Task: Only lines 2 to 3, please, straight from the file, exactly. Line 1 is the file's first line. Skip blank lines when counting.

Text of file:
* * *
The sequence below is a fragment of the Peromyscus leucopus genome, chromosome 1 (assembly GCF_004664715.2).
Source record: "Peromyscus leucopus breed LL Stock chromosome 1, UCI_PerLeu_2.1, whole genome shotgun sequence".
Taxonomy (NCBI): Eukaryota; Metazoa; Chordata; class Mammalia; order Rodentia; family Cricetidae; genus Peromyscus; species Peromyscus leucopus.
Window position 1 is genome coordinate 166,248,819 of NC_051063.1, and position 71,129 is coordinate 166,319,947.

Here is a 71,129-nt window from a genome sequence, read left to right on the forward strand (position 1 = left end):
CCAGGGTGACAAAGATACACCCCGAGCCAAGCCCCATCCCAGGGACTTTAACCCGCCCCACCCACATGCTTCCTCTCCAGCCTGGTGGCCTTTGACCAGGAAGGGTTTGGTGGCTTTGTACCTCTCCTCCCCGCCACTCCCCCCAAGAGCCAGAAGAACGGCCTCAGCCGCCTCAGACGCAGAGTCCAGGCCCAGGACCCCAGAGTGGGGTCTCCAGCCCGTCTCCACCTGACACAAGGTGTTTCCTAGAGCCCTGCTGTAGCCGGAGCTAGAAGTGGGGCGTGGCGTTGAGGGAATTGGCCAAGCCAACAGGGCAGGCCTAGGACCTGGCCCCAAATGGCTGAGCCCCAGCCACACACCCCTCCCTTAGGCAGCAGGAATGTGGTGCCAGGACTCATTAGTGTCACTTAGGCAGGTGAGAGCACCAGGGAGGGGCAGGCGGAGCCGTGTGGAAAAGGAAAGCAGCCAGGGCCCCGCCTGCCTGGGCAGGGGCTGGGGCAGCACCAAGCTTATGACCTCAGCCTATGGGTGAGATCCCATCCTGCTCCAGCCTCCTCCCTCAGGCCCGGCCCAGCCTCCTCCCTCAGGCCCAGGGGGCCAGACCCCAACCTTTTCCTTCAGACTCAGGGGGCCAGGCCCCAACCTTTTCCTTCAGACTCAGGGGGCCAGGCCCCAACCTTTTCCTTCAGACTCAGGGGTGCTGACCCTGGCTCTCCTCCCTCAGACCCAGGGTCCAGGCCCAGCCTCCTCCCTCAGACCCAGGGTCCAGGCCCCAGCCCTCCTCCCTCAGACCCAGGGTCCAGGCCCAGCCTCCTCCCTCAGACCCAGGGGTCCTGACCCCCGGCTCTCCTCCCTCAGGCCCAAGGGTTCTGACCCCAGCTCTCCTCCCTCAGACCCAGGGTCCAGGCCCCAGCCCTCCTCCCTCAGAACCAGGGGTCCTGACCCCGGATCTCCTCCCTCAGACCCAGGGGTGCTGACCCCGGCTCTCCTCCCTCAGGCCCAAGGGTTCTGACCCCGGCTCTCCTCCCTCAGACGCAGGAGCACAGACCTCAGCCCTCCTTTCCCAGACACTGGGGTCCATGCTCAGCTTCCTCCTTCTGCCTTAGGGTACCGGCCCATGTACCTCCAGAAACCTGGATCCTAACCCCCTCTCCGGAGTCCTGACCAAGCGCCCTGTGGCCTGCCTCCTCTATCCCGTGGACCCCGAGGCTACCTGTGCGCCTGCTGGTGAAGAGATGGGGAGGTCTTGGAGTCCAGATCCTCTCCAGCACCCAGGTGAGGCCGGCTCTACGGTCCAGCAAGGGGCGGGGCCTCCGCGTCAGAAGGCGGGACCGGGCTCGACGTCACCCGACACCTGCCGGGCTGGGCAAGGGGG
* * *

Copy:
Source record: "Peromyscus leucopus breed LL Stock chromosome 1, UCI_PerLeu_2.1, whole genome shotgun sequence".
Taxonomy (NCBI): Eukaryota; Metazoa; Chordata; class Mammalia; order Rodentia; family Cricetidae; genus Peromyscus; species Peromyscus leucopus.